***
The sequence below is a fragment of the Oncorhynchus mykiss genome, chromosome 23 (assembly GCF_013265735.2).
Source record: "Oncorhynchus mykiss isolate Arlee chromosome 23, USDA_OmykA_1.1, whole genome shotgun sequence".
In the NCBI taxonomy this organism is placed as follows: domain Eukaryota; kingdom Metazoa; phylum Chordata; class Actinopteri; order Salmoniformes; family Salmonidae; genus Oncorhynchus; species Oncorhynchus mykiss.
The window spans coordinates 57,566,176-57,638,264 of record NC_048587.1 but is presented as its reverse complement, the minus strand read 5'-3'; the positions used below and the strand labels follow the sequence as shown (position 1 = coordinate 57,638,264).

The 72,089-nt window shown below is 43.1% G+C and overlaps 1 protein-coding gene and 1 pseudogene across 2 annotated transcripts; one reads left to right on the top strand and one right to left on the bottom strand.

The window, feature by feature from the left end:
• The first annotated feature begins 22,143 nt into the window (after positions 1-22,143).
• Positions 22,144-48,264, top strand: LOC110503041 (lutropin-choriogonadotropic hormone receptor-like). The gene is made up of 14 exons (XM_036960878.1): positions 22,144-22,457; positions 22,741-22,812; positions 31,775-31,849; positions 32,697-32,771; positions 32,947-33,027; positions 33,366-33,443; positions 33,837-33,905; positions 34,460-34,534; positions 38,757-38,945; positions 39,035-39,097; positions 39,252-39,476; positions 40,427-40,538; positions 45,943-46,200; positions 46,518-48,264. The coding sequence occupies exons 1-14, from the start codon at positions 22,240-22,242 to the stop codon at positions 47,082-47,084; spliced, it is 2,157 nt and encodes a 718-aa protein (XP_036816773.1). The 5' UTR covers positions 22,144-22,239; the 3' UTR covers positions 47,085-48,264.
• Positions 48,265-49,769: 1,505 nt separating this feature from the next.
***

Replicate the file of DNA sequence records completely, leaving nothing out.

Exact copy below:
The sequence below is a fragment of the Oncorhynchus mykiss genome, chromosome 23 (assembly GCF_013265735.2).
Source record: "Oncorhynchus mykiss isolate Arlee chromosome 23, USDA_OmykA_1.1, whole genome shotgun sequence".
In the NCBI taxonomy this organism is placed as follows: domain Eukaryota; kingdom Metazoa; phylum Chordata; class Actinopteri; order Salmoniformes; family Salmonidae; genus Oncorhynchus; species Oncorhynchus mykiss.
The window spans coordinates 57,566,176-57,638,264 of record NC_048587.1 but is presented as its reverse complement, the minus strand read 5'-3'; the positions used below and the strand labels follow the sequence as shown (position 1 = coordinate 57,638,264).

The 72,089-nt window shown below is 43.1% G+C and overlaps 1 protein-coding gene and 1 pseudogene across 2 annotated transcripts; one reads left to right on the top strand and one right to left on the bottom strand.

The window, feature by feature from the left end:
• The first annotated feature begins 22,143 nt into the window (after positions 1-22,143).
• Positions 22,144-48,264, top strand: LOC110503041 (lutropin-choriogonadotropic hormone receptor-like). The gene is made up of 14 exons (XM_036960878.1): positions 22,144-22,457; positions 22,741-22,812; positions 31,775-31,849; positions 32,697-32,771; positions 32,947-33,027; positions 33,366-33,443; positions 33,837-33,905; positions 34,460-34,534; positions 38,757-38,945; positions 39,035-39,097; positions 39,252-39,476; positions 40,427-40,538; positions 45,943-46,200; positions 46,518-48,264. The coding sequence occupies exons 1-14, from the start codon at positions 22,240-22,242 to the stop codon at positions 47,082-47,084; spliced, it is 2,157 nt and encodes a 718-aa protein (XP_036816773.1). The 5' UTR covers positions 22,144-22,239; the 3' UTR covers positions 47,085-48,264.
• Positions 48,265-49,769: 1,505 nt separating this feature from the next.